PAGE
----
1. If your cylinder thermostat recently failed then your immersion element would have continued to heat your water to boiling point which can put a lot of strain onto the integral HDPE parts of the tempering valve. Standard tempering valves (not rated for high temperatures such as solar above 99 degrees) incorporate High density Polyethylene parts which are rated to about 99 degrees Celsius. At 99 degrees, depending on age these will start liquefying or breaking down. Once these parts start cooling down again they will fusion preventing further mechanical operation. In this instance we are talking about the non-return valve which will no longer open allowing hot water to travel to its destination.

apex_tempering_valve

2.  The integral miniature style strainers mentioned above have an approximate straining value of 20 microns. If you are getting a new tempering valve installed on an older system you will most likely get some of the existing lime/sludge/debris caught in the strainer which may initially look like the “pressure” has been reduced but will eventually fully clog to point of blockage.

A new installation involves new pipes, new valves and a new hot water cylinder, all of which can contain debris from the installation, transport or product itself. If the system is not flushed properly at time of the installation this will guaranteed lead to valves blocking preventing hot water delivery.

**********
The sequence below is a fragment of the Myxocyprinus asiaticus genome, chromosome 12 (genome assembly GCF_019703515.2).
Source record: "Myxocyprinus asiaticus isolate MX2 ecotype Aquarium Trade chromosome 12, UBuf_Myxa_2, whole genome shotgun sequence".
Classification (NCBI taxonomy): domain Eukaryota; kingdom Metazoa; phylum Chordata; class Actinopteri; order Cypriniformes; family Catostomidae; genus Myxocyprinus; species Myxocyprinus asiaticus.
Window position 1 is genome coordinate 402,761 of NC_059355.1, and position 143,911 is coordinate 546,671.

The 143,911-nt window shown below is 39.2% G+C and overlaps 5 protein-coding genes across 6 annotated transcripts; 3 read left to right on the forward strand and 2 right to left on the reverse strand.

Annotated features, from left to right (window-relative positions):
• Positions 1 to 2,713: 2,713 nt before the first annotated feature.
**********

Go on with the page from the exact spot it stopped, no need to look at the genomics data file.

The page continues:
WHY IS MY HOT WATER CYLINDER OVERFLOW PIPE DRIPPING?

Every hot water cylinder, regardless, whether its mains or low pressure must have a method of cylinder_with_valvesexpansion relief. As water is heated its density will decrease requiring more space and creating more pressure. If this pressure is not managed properly your hot water cylinder could/will explode or “burst” once it reaches its maximum rated manufacturing pressure limit. Some additional factors such as incoming pressure will also affect your system pressure as a whole.

I will cover all the valves in different blog posts, for now what you need to know is that.. If the valve is “dripping” (Especially when the cytlinder then its doing what its supposed to. This includes water exiting your relief vent through the roof.

A “drip” is normal whereas as a regular stream or gush may not be. If you are experiencing a stream, gush or heavy drip some of the following reasons may apply:

  • A recent increase of pressure may have happened due to utility repairs or improvements.
  • Your hot water cylinder is over heating because the thermostat has failed.
  • On low pressure systems your incoming pressure is reduced with a pressure reducing valve. This valve may wear down over time eventually allowing more pressure through than the vacuum relief valve (the vacuum relief may also be the cause) or open vent height may be allowed for. In this case maintenance or replacement will be required.
  • On mains pressure systems, cold water expansion or temperature relief valves may be faulty, worn out or simply requiring a clean. Both valves have a lever which allows you to open and discharge hot water. Often, doing this may solve the issue as grit may be the offending cause or your excessive drip.

We have listed the most common faults above to ensure you can make an educated decision before taking any action. If you cant find information about the fault you are experiencing on our website, please don’t hesitate to call our friendly technical team at no charge.